‘Atypical:’ Not your typical Netflix series


Main character Sam Gardner played by Keir Gilchrist in Netflix's new show "Atypical". (Screenshot/Netflix)

Main character Sam Gardner played by Keir Gilchrist in Netflix’s new show “Atypical”. (Screenshot/Netflix)

First thing is first, “Atypical” is a show about a boy, not a show about autism. In no way does the show focus on that. Autism is a part of the main character, Sam Gardner’s (Keir Gilchrist), identity, but he does not define himself by it. This is something affirmed by the show’s use of the “people first” phrasing, in which you say “person with autism” rather than “autistic person”.

Rather than being a show about disability, Netflix’s new series is a heartwarming and comedic coming-of-age story. The Gardner family is trying to handle having two teenage children, a very familiar situation in many households. Eighteen-year-old Sam, with the help of his therapist, Julia (Amy Okuda), decides he wants to embark on a journey to find a girlfriend. When he develops feelings for Julia, things become complicated, but with advice from his family and friends, he learns how to navigate the romantic world.

The show also follows the storyline of Sam’s younger sister, Casey (Brigette Lundy-Paine), as she tries to balance protecting her brother, her athletic career and her boyfriend. In addition, Sam’s parents Elsa (Jennifer Jason Leigh) and Doug (Michael Rapaport) give the show drama with their marital issues.

Gilchrist provides the most captivating performance of the series. Although he’s not on the autism spectrum himself, Gilchrist sites the inspirations he drew from.

“My neighbors when I was a little kid had two kids on the spectrum and I had a lot of friends with siblings on the spectrum so, for whatever reason, I have been around that more than most people,” he said on TODAY.

That, along with the series’ advisor with a clinical background in the behavior of children with autism, allowed Gilchrist to appropriately portray the nuances of his character, though sometimes to a slightly exaggerated extent.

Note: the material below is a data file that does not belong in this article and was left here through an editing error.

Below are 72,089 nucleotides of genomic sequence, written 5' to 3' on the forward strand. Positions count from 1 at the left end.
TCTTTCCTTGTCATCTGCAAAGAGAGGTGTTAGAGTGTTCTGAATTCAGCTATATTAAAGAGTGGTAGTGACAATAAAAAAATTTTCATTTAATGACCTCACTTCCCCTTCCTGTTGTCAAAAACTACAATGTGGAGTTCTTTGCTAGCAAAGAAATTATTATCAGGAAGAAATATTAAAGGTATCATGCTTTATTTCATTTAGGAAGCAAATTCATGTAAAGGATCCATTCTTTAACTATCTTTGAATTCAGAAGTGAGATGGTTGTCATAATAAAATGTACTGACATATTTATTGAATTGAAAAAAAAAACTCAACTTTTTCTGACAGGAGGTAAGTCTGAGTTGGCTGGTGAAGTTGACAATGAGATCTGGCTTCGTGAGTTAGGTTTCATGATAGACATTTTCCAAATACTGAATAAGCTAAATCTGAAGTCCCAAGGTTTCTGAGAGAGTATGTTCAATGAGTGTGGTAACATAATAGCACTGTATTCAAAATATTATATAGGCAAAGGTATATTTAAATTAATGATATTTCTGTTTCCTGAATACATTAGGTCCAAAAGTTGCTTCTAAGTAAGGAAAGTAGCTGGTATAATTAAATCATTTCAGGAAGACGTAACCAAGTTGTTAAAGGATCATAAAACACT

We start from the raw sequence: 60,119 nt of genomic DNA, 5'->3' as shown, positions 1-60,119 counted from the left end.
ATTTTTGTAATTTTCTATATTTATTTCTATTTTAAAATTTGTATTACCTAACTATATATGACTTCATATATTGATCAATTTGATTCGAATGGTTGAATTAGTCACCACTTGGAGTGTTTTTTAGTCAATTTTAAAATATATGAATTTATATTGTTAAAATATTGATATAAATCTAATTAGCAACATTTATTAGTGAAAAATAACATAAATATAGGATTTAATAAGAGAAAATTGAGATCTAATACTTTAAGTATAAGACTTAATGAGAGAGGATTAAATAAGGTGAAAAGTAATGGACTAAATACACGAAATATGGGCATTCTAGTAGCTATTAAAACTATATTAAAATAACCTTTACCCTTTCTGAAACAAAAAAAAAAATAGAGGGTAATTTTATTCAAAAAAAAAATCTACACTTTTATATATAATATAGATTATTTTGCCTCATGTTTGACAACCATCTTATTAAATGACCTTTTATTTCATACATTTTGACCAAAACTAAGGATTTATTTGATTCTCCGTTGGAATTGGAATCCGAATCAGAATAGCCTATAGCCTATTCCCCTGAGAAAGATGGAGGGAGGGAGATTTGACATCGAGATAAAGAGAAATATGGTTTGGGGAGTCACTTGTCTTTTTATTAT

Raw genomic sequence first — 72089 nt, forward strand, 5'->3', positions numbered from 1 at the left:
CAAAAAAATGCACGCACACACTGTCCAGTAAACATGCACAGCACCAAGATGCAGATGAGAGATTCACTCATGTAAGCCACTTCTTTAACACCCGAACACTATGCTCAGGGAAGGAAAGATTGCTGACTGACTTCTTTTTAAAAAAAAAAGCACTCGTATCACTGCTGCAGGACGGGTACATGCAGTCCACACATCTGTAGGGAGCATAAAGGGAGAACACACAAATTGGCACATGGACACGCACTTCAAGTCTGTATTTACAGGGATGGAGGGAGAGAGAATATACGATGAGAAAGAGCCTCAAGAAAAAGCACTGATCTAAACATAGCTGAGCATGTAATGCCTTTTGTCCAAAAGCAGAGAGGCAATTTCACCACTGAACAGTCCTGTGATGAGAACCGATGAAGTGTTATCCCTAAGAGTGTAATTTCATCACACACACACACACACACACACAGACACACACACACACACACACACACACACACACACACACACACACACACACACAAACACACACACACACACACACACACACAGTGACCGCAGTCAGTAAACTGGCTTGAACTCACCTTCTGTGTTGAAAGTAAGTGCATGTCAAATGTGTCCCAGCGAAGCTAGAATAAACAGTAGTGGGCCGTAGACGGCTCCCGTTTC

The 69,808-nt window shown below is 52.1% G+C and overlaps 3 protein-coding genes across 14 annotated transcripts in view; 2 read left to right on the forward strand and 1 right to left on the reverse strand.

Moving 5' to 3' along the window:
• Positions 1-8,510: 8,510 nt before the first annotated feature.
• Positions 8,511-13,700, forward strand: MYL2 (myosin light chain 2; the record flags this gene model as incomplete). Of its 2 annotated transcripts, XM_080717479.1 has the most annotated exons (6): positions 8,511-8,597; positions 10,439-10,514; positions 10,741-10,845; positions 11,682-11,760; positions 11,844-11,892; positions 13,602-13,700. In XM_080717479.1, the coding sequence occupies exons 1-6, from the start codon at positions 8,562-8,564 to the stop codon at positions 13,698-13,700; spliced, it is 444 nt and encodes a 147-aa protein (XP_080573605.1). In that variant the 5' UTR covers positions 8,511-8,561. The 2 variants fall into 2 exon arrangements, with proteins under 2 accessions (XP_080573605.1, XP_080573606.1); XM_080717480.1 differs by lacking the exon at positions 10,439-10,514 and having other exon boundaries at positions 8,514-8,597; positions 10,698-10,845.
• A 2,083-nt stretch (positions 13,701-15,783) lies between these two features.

Sam is a brutally honest, monotone kid with sensory sensitivity and has a difficult time understanding social cues, but he also has an amazing memory and an affinity for learning about Antarctica and animal behavior. He applies his appreciation for lists and rules to learning how to get a girlfriend.

The show’s dialogue is well-written and flows nicely. The audience can easily laugh along in the right places. While “Atypical” can at times toe the line of believable day-to-day family life, the added drama and extreme scenarios are understandable. The cast does a great job portraying their characters, they often seem much older than teenagers.

While a show that portrays a character on the autism spectrum is refreshing, it seems to be of growing popularity. Recently, a new puppet with autism on “Sesame Street” was added, and the release of shows such as ABC’s “Speechless” and “The Good Doctor” deal with characters on the autism spectrum as well.

While Sam’s character seems well-researched, it would have been a much more honest and accurate portrayal if producers had cast an actor actually on the spectrum. Sam’s very high-functioning character comes off as just a little socially awkward in most situations, even though it seems like writers tried to give the character every tick associated with autism, which does not always occur in people on the spectrum.

Aside from those few minor issues, the show was entertaining and had just enough episodes to keep audiences interested. “Atypical” is must-watch on Netflix this fall.

Julia Mancini is the associate life editor for The Daily Campus. She can be reached via email at Julia.mancini@uconn.edu.

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